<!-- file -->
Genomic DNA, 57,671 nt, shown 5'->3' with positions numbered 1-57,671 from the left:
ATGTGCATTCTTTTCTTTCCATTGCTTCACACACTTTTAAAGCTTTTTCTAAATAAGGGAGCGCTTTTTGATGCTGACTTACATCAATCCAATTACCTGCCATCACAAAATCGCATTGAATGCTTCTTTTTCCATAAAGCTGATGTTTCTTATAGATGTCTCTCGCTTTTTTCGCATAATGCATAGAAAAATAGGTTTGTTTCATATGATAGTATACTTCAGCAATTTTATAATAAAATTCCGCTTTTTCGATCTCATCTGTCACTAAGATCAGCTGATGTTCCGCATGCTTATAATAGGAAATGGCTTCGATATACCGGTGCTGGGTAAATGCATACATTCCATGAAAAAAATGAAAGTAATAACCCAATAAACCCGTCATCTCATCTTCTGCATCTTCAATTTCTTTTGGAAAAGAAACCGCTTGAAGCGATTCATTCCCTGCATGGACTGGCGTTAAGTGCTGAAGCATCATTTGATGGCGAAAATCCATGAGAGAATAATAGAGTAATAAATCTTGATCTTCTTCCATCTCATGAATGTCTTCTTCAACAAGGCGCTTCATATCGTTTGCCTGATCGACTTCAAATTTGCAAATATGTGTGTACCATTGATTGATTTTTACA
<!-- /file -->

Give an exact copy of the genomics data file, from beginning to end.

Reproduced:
Genomic DNA, 57,671 nt, shown 5'->3' with positions numbered 1-57,671 from the left:
ATGTGCATTCTTTTCTTTCCATTGCTTCACACACTTTTAAAGCTTTTTCTAAATAAGGGAGCGCTTTTTGATGCTGACTTACATCAATCCAATTACCTGCCATCACAAAATCGCATTGAATGCTTCTTTTTCCATAAAGCTGATGTTTCTTATAGATGTCTCTCGCTTTTTTCGCATAATGCATAGAAAAATAGGTTTGTTTCATATGATAGTATACTTCAGCAATTTTATAATAAAATTCCGCTTTTTCGATCTCATCTGTCACTAAGATCAGCTGATGTTCCGCATGCTTATAATAGGAAATGGCTTCGATATACCGGTGCTGGGTAAATGCATACATTCCATGAAAAAAATGAAAGTAATAACCCAATAAACCCGTCATCTCATCTTCTGCATCTTCAATTTCTTTTGGAAAAGAAACCGCTTGAAGCGATTCATTCCCTGCATGGACTGGCGTTAAGTGCTGAAGCATCATTTGATGGCGAAAATCCATGAGAGAATAATAGAGTAATAAATCTTGATCTTCTTCCATCTCATGAATGTCTTCTTCAACAAGGCGCTTCATATCGTTTGCCTGATCGACTTCAAATTTGCAAATATGTGTGTACCATTGATTGATTTTTACA